Understanding the optical properties of micrometer-scale light-absorbing aerosol particles is of paramount importance in addressing key challenges in atmospheric and physical chemistry. For example, the absorption of solar radiation by atmospheric aerosols represents one of the largest uncertainties in climate models. Moreover, reaction acceleration within the unique environments of aerosol droplets cannot be replicated in bulk solutions. The causes of these reaction rate enhancements remain controversial, but ultrasensitive spectroscopic measurements of evolving aerosol optical properties should provide new insights. We demonstrate a new approach using cavity ring-down spectroscopy that allows the first direct spectroscopic quantification of the continuously evolving absorption and scattering cross sections for single, levitated, micrometer-scale particles as their size and chromophore concentration change. For two-component droplets composed of nigrosin and 1,2,6-hexanetriol, the unprecedented sensitivity of our measurements reveals the evolving real and imaginary components of the refractive index caused by changes in concentration as 1,2,6-hexanetriol slowly evaporates.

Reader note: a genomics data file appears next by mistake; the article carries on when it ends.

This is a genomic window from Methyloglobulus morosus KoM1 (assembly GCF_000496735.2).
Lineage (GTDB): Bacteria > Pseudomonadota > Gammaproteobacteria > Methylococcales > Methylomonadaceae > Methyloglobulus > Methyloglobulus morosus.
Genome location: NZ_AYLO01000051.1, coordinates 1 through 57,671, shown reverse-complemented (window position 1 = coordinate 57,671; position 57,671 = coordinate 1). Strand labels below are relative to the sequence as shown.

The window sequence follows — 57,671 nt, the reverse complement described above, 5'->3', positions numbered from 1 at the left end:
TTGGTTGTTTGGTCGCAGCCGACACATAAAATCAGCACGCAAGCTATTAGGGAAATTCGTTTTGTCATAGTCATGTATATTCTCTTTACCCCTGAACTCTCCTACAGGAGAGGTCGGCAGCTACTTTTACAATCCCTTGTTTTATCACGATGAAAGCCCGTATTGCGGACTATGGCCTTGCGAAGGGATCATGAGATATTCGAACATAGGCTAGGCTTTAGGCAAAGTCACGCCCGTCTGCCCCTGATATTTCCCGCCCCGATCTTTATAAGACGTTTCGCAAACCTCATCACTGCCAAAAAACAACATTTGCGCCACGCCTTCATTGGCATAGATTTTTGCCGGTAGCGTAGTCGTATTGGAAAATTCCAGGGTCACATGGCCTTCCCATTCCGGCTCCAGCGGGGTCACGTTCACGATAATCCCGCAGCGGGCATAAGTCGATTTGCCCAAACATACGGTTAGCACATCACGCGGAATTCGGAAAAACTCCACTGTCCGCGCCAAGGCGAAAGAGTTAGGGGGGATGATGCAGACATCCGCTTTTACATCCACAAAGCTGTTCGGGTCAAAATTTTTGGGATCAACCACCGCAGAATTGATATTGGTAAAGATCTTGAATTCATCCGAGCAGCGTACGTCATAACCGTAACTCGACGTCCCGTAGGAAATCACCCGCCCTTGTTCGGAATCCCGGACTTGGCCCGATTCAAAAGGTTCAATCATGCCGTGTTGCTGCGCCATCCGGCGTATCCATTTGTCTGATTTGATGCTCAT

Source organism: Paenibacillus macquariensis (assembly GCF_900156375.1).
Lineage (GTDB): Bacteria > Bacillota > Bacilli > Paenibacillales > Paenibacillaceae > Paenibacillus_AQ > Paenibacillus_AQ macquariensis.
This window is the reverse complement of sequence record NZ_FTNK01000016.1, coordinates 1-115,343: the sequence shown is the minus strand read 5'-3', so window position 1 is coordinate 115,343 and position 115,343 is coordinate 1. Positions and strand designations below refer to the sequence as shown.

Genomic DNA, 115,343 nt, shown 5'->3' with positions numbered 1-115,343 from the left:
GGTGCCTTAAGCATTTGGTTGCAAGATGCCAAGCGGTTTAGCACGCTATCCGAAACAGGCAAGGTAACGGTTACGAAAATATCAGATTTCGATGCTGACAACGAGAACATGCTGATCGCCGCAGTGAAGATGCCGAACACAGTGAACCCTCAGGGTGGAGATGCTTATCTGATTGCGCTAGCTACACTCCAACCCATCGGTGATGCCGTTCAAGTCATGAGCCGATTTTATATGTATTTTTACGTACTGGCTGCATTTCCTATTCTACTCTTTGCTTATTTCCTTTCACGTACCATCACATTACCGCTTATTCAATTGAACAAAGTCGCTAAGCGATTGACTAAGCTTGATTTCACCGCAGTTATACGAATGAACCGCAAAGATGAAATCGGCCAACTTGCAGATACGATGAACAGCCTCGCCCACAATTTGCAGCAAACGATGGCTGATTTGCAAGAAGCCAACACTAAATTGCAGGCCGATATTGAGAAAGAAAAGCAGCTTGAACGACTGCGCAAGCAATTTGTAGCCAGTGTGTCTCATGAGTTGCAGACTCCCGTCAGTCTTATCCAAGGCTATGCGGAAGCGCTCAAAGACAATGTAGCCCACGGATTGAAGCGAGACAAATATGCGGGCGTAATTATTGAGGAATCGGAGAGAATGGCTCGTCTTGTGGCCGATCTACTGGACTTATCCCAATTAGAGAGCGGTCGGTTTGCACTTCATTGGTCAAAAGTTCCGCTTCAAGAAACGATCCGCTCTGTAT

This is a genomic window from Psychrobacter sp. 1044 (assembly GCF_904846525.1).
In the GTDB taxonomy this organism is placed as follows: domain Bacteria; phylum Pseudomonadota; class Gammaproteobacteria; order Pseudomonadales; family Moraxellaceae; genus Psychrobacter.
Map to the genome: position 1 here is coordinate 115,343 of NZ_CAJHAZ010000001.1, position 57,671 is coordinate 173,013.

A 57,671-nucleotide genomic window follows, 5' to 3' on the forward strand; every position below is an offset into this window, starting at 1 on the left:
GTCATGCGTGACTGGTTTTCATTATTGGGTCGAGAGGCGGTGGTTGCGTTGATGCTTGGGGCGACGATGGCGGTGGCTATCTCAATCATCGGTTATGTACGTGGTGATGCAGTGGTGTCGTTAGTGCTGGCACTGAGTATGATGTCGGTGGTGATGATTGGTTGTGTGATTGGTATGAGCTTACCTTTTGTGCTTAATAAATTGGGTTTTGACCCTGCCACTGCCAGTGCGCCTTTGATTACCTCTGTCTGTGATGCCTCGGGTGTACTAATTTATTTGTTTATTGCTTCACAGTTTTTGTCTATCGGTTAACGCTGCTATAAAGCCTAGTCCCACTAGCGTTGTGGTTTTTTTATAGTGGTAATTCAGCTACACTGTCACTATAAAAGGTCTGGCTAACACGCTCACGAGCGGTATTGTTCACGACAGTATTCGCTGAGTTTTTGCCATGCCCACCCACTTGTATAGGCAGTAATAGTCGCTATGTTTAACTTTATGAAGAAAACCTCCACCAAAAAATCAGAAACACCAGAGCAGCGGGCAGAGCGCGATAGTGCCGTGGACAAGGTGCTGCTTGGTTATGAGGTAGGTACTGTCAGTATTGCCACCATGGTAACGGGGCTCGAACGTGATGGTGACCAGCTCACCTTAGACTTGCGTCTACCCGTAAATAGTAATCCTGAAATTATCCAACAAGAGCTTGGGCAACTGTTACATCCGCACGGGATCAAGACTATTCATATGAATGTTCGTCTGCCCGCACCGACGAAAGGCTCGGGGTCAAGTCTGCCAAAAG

|Number of pages||7|
|Journal||Journal of Physical Chemistry A|
|Early online date||23 Feb 2022|
|Publication status||Published - 10 Mar 2022|
Bibliographical noteFunding Information:
J.W.K. and J.V.E. were supported through studentships provided by the EPSRC Centre for Doctoral Training in Aerosol Science (EP/S023593/1). M.I.C. acknowledges the NERC for the award of an Independent Research Fellowship (NE/S014314/1).
© 2022 American Chemical Society.